Induced Charge Separation A charged object will attract some neutral objects. n When a _______________ object is brought near a ________object, it causes (______) the electrons to shift in position – called an induced charge separation. n The movement of electrons occurs according to the Law of Electric Charges. • In this diagram, the rod is _____charged and the pith ball is ____. • The negative charge on the rod ______ the ______ in the ball. Charge: _____ • The _______ on the ball will be “pushed” away while the protons stay in place. • This results in a net ____charge on the area of the ball closest to the rod, and the ___charged rod will then Charge: _________ the ball. n

Induced Charge Separation NOTE! Although there is a shift in the positions of the electrons in the neutral object, it is ___________– it did not gain or lose _______. And once the charged object is moved away from the neutral object, the electrons _______ to their original positions.

Induced Charge Separation INDUCED CHARGE SEPARATION (TEMPORARY) v occurs when a charged object is brought near a neutral object v electrons in neutral object shift position while protons stay fixed in place (object remains neutral) v near side becomes oppositely charged and attraction occurs

Understanding Check! PRACTICE 6. Complete the following diagrams of A) a rod with a charge of +2 and neutral pith ball; B) the induced charge created by bringing the two objects together. A B

Charging by Induction NOTE! Objects can be temporarily or permanently charged by induction.

Charging by Induction – Temporary When a charged object is brought near a neutral object (a) it causes (induces) the electrons to shift in position, resulting in an uneven distribution of charges (b). This will only be temporary as the electrons will move back to their original positions once the charged object is taken away.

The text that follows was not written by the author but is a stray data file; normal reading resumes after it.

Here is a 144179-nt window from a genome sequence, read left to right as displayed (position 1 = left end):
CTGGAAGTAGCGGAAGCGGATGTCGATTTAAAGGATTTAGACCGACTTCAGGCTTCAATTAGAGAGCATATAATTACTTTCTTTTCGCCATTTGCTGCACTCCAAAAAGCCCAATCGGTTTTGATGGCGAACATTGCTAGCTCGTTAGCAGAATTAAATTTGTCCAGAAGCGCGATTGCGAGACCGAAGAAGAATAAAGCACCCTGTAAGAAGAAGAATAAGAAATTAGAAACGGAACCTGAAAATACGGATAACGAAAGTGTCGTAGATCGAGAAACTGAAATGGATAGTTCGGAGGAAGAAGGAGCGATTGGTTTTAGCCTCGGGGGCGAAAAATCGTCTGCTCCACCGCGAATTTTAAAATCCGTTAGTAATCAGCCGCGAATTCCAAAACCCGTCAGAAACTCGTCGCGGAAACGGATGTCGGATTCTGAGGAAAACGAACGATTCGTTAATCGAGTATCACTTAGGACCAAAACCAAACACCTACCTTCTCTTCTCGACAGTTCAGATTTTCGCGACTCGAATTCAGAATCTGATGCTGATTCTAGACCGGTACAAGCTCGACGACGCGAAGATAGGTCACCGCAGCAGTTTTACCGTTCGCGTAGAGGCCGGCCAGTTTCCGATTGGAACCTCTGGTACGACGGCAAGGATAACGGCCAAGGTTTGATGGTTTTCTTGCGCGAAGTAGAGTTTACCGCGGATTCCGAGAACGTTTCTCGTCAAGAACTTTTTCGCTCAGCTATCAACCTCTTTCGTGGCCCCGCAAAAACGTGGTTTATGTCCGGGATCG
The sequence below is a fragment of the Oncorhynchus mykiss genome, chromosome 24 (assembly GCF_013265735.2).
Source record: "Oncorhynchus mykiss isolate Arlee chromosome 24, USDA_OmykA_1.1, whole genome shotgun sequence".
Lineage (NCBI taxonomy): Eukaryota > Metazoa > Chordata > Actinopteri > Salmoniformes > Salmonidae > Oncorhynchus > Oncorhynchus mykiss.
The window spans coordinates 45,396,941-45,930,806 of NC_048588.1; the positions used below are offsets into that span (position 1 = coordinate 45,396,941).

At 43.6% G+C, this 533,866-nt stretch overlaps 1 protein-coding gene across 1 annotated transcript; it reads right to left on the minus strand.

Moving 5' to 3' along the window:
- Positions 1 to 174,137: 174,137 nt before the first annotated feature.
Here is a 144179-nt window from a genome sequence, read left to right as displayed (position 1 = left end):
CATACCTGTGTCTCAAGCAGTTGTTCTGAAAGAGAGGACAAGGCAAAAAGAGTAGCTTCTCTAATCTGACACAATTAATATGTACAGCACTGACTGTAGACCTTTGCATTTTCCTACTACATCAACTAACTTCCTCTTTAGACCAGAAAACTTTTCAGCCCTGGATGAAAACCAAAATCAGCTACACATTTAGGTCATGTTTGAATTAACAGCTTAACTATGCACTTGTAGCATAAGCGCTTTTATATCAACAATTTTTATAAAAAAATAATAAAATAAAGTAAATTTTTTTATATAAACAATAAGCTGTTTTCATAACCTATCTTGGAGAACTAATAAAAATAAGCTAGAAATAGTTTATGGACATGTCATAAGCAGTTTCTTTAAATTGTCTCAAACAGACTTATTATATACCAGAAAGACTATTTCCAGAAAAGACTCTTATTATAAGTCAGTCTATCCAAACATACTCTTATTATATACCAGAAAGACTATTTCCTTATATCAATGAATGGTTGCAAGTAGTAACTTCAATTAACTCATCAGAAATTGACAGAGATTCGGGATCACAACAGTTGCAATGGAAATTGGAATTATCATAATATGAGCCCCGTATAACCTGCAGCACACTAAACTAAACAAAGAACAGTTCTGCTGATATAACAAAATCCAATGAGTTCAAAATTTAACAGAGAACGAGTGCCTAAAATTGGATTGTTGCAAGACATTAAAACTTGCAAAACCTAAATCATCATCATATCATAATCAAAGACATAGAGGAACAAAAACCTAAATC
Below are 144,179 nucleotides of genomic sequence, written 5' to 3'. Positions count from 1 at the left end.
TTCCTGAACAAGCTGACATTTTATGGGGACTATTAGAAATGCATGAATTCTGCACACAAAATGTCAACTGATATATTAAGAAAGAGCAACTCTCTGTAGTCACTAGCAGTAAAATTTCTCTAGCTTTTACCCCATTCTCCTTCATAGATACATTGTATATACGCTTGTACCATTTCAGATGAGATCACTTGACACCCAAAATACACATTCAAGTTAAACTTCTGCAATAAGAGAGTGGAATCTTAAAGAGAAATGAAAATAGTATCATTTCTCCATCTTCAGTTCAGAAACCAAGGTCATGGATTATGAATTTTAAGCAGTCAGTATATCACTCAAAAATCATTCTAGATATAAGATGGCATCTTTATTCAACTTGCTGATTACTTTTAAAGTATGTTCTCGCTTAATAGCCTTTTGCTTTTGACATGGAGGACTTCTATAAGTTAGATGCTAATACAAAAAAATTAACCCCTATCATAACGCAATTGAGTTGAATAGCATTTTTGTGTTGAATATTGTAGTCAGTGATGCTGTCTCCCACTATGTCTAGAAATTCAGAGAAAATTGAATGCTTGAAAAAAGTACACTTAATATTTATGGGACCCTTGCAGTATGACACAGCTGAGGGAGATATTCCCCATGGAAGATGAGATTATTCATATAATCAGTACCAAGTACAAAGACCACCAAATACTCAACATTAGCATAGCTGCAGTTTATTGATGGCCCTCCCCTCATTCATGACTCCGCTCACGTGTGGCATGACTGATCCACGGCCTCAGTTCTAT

Charging by Induction – Permanent When you charge an object permanently by induction, you use a ________ object to induce a charge in a _________object and then ______ the charged object so it retains the charge. This newly charged object has the _______ charge to the charge on the charging object. CHARGING BY INDUCTION (PERMANENT) v charged object induces a charge separation in the neutral object v the neutral object is grounded (i. e. electrons move to/from ground) v object now has the opposite charge to the charged object used

Charging by Induction – Permanent Like we’ve seen, when a negatively charged object comes near a neutral electroscope, it repels the electrons in the neutral electroscope downwards. This causes the leaves to repel one another.

Charging by Induction – Permanent When the neutral electroscope is grounded, its electrons are provided with a path away from the repulsive influence. As a result, some electrons leave the electroscope. The leaves now return to their neutral position.

Charging by Induction – Permanent When the ground and charged object are removed, the electroscope is left with a _______ charge because it has lost electrons. The leaves once again repel each other.

Charging by Induction – Permanent The opposite is true for a positively charged object. When a positively charged object comes near a neutral electroscope, it _______ the electrons in the neutral electroscope. This causes the leaves to repel one another.

Charging by Induction – Permanent When the neutral electroscope is grounded, a path for electrons to go toward the positive influence is provided. As a result, some electrons ______ the electroscope. The leaves now return to their neutral position.

Charging by Induction – Permanent When the ground and charged object are removed, the electroscope is left with a negative charge because it has gained electrons. The leaves once again ______ each other.